2. Write a blog post
Some HARO topics and answers are so interesting that you can easily expand on the topic and create a unique blog post about it.
When you’re pitching other writers, you’re submitting a quote that will fit into their narrative. According to Julia Kelly, the Managing Partner of Rigits, the data, research, and quotes that you have can sometimes be even more meaningful and provide deeper insight than the original article.
This gives you more control over how readers perceive and interact with the information, which can help extend its impact beyond just press opportunities.Julia Kelly
Tips for repurposing your HARO pitch into a blog post:
- Identify the article topic and keyword well. In many cases, the topic of the pitch you wrote won’t be the main topic of the article, but one of the sections. Try to think of the bigger picture at this stage and identify the topic and keyword that will bring the most impact to your website.
- Have a topic? Now look through the other answers you submitted. Are there any more pitches that fit into this story?
- Don’t forget to edit the query to fit the blog format. A common mistake that can happen at this stage is to just copy-paste a query into an article. Update the queries to fit the blog format, especially if you’re combining more answers into a single post.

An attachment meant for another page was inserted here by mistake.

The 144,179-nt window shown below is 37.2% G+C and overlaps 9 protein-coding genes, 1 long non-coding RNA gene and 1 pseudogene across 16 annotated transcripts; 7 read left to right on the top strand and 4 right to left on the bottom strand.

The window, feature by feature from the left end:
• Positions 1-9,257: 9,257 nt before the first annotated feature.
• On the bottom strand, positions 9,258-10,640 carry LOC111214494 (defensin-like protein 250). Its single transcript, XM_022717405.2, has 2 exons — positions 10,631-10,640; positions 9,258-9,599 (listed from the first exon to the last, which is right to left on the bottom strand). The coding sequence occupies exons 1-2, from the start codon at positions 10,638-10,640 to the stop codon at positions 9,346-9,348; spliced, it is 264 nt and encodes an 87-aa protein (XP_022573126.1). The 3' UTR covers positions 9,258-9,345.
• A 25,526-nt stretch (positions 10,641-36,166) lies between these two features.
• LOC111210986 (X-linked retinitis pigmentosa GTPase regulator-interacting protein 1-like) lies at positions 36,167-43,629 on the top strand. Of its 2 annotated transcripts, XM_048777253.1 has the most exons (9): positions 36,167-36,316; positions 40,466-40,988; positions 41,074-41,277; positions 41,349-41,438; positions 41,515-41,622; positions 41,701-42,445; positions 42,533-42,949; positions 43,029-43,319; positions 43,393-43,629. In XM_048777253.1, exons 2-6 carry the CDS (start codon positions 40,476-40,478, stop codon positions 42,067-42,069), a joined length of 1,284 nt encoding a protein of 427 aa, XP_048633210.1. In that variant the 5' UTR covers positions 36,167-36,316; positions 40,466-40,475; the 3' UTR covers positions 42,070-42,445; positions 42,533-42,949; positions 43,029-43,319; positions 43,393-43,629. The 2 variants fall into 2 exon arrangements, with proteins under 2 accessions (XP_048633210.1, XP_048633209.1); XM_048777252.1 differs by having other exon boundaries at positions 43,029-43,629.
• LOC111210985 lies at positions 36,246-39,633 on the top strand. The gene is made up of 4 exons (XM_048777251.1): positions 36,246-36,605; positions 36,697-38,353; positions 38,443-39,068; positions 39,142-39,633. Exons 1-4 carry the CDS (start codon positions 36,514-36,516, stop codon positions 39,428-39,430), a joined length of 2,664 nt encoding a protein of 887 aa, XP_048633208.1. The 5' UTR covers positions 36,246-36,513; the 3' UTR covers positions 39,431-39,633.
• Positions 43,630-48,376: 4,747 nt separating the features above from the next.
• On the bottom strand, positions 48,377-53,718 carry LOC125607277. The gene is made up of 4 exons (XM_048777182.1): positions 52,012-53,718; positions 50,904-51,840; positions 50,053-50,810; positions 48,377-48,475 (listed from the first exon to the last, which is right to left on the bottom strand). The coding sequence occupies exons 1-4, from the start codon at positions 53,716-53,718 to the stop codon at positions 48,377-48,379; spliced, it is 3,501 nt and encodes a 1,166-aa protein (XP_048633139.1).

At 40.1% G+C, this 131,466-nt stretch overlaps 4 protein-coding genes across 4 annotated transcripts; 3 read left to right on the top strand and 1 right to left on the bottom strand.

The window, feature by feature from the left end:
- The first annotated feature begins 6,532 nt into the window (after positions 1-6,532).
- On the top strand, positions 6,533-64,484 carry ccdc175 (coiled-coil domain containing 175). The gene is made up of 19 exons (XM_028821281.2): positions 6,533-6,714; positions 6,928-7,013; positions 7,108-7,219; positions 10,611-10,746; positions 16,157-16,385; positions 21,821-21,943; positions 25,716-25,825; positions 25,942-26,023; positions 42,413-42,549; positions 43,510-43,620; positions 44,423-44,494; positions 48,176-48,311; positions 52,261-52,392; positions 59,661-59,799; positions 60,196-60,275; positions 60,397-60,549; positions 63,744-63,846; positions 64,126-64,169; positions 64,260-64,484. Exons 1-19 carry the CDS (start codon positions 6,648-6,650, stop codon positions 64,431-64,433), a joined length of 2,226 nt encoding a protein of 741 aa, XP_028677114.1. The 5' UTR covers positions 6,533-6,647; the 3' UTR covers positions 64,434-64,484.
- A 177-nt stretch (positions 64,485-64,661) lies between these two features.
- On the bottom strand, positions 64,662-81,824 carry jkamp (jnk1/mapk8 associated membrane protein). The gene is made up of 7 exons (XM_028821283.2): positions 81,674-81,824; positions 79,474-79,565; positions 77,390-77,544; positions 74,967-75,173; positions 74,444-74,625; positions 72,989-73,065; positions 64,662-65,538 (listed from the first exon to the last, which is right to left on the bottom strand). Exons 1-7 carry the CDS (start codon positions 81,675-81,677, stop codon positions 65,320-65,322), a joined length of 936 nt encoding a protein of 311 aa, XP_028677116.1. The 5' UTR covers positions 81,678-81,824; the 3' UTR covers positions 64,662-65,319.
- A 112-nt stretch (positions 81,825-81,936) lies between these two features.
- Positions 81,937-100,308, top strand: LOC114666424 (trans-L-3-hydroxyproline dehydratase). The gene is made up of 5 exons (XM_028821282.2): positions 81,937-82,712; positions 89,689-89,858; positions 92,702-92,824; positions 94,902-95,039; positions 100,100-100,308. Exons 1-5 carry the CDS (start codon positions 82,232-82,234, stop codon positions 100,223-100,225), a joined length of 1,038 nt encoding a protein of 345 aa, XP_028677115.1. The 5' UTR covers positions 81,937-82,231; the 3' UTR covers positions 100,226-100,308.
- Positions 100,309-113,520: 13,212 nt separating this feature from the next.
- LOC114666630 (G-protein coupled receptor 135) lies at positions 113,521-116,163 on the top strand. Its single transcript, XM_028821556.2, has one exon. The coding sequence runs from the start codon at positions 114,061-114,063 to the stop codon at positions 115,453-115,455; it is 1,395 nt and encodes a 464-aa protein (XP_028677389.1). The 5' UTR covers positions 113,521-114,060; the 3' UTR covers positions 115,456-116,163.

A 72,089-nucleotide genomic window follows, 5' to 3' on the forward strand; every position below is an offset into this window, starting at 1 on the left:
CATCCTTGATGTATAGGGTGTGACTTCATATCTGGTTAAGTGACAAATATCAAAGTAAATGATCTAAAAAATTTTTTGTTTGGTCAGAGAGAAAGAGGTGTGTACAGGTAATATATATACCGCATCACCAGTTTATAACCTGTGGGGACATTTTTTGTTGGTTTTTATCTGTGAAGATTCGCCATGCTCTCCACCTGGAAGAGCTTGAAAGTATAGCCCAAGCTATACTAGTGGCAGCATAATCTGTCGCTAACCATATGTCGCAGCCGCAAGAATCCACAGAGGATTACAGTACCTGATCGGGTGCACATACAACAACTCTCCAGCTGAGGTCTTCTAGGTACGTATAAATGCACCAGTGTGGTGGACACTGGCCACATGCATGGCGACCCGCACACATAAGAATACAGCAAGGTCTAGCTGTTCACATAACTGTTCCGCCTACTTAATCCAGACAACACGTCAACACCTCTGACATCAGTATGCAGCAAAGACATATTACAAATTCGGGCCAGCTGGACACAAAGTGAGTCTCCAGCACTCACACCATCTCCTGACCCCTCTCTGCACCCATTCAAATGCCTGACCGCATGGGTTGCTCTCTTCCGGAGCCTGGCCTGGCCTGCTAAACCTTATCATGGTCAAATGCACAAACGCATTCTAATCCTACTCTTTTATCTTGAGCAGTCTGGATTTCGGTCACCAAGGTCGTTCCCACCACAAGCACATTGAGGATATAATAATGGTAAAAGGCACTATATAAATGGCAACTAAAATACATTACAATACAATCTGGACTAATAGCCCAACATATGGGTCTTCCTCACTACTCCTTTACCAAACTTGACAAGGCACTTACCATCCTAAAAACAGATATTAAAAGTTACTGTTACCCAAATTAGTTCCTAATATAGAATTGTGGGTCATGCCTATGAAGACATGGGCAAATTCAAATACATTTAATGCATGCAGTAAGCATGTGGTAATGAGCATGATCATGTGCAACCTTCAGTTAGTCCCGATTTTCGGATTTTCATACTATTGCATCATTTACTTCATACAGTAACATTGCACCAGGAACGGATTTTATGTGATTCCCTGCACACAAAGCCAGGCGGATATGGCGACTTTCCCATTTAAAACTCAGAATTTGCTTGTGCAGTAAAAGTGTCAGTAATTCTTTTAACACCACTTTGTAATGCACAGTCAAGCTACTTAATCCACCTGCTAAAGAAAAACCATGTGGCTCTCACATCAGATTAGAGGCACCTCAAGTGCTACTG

3. Use it as a learning opportunity
There’s a reason why your pitch wasn’t featured. If you can get to the bottom of what that reason is, you’ll know how to improve the next time and increase your chances of future placements.
Learn from your unsuccessful pitch:
- Have a look at the published article and the quotes that the creator used. Can you spot the difference between those quotes and yours? Do they have stats, and yours doesn’t? Is their take more in-depth, and yours is generic? The more things you can identify, the better you’ll become at pitching.
- Read the original query a few more times, and then asses your answer. Did you answer all the questions that the writer was looking for? Is it written well?
- What about reaching out to the content writer directly and asking them to share a piece of feedback with you? If they choose to answer, you’ll get a tip right from the source.
It’s important for your message to be clear and meet the needs and interests of your target audience. You could try reaching out to the editor to ask for feedback directly, as this can provide valuable insights and help you refine your approach.Brenton Thomas / CEO / Twibi Digital Marketing Agency